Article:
I’m hiding and you can’t see me…
Then Jesus entered and walked through Jericho. There was a man there, his name Zacchaeus, the head tax man and quite rich. He wanted desperately to see Jesus, but the crowd was in his way—he was a short man and couldn’t see over the crowd. So he ran on ahead and climbed up in a sycamore tree so he could see Jesus when he came by.
When Jesus got to the tree, he looked up and said, “Zacchaeus, hurry down. Today is my day to be a guest in your home.”
Zacchaeus scrambled out of the tree, hardly believing his good luck, delighted to take Jesus home with him. Everyone who saw the incident was indignant and grumped, “What business does he have getting cozy with this crook?”
Zacchaeus just stood there, a little stunned. He stammered apologetically, “Master, I give away half my income to the poor—and if I’m caught cheating, I pay four times the damages.”
Jesus said, “Today is salvation day in this home! Here he is: Zacchaeus, son of Abraham! For the Son of Man came to find and restore the lost.”
Zacchaeus reminds us that to follow Jesus results in a changed life. The resultant actions of the one changed is to actually live life differently. The story of Zacchaeus also reminds us that there is no use hiding from Jesus.
The Message here is a bit ambiguous in its reading of Zacchaeus’ response. It almost reads like he was already giving away from half his income and paying back damages. But, when you turn to the NIV or NRSV, it is clear that this was his response to being invited into relationship with Jesus.
Table fellowship in the first century was a really big deal. Jesus sitting down at the table of Zacchaeus was him declaring that they were in a close, personal, almost familial relationship. This simple act by Jesus was restoring Zacchaeus to his community. We learn at the end of the story that Zacchaeus was Jewish. So, he was definitely understood to be a traitor by his own people. He was probably on the outside looking in at much of the life in Jericho. Most likely he was not welcome at Synagogue or anywhere else.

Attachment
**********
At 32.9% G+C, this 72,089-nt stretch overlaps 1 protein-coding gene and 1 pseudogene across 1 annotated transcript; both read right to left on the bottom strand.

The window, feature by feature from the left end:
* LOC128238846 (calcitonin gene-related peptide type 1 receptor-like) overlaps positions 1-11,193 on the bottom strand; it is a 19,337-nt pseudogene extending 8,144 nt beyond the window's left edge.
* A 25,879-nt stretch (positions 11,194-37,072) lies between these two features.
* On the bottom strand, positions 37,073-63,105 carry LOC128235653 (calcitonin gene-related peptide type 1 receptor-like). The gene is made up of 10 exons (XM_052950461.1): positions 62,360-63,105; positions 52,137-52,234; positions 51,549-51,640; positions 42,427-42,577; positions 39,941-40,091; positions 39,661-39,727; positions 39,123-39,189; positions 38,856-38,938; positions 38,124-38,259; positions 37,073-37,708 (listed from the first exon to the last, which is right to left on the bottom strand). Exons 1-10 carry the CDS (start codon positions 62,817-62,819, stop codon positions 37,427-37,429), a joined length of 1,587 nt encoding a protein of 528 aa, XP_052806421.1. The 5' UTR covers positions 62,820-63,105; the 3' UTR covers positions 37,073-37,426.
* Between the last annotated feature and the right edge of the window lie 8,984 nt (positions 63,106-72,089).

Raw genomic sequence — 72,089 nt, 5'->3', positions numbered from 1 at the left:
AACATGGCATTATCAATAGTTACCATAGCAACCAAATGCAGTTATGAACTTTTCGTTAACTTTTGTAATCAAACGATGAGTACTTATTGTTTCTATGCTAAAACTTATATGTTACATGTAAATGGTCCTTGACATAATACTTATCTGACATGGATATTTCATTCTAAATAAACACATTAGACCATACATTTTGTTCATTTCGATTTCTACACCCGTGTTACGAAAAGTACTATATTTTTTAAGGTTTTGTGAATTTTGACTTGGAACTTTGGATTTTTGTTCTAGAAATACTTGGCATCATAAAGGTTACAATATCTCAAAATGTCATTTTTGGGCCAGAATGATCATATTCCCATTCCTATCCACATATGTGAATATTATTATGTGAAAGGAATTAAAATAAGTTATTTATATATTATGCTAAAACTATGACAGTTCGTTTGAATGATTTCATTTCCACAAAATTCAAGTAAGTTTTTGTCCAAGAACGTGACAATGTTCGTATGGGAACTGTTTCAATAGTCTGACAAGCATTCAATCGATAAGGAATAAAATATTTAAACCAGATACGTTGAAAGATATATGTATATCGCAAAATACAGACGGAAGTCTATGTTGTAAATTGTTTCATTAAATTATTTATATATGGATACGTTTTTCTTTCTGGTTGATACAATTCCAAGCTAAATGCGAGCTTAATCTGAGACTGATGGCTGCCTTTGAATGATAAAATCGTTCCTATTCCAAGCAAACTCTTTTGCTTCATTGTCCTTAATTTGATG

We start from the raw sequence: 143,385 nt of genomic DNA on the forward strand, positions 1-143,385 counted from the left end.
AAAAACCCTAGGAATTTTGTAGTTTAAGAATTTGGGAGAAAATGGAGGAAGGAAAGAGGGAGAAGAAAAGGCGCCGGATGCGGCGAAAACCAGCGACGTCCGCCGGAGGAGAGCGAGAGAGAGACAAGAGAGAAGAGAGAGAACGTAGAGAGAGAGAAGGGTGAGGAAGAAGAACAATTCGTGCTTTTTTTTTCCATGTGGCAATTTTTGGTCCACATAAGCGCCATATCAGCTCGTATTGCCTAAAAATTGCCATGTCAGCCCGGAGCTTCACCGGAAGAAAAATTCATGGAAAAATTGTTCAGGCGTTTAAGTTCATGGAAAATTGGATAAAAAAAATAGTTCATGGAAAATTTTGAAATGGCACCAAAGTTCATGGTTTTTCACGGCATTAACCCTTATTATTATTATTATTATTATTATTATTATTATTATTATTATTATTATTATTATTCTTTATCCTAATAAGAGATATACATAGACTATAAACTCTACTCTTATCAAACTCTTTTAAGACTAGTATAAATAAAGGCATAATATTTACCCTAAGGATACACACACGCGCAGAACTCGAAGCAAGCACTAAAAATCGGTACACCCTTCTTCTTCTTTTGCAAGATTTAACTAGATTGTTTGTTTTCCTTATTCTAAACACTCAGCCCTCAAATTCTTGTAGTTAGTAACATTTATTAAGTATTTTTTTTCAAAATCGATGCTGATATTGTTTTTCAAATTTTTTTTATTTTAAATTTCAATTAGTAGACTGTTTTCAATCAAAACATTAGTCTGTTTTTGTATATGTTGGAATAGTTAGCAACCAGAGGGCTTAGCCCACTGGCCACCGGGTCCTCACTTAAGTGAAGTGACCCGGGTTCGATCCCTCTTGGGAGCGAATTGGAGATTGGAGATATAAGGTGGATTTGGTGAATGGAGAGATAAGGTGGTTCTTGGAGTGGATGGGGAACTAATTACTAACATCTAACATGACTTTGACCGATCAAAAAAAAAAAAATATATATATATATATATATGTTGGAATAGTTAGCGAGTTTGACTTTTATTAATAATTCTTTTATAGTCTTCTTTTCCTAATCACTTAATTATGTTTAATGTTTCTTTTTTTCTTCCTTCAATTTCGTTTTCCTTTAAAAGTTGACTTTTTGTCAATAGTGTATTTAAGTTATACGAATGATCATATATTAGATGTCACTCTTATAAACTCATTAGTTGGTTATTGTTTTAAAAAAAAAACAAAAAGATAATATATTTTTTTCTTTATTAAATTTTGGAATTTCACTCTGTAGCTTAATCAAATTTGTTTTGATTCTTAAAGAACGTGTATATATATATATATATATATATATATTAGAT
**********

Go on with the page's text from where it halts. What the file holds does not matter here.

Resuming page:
Yet, Jesus sits and eats with him. Zacchaeus in response gives to the poor and makes restitution to those he’s cheated. Do you notice that Zacchaeus doesn’t even try to cover up the fact that he had cheated people? He acknowledges readily and says, “Let me make this right.”
I think of all the things in the passage perhaps that is the one that strikes me most deeply, when we come into the presence of Jesus we are laid bare. There is no hiding. There is no faking. All of who we are is brought into the light. Perhaps that is why so many of us try to domesticate Jesus into our own image? Perhaps that is why many of us have turned Christianity into an intellectual game?
How am I trying to hide from Jesus? How are you trying to hide? Guess what, we can’t hide. He is the best finder and he will restore us.
Trying to hide from Jesus is like when you play hide and seek with a baby. They simply hide by closing their eyes or covering their face with their hands. “You can’t see me!” They declare. Yet, we can see them. No matter how hard they squeeze their eyes or press their hands over their face, it doesn’t change the fact that we can see them.
When we attempt to hide ourselves from Jesus we are like that little child. Instead, let us be like Zacchaeus, totally exposed and leaning on the grace of Christ as we lived changed lives.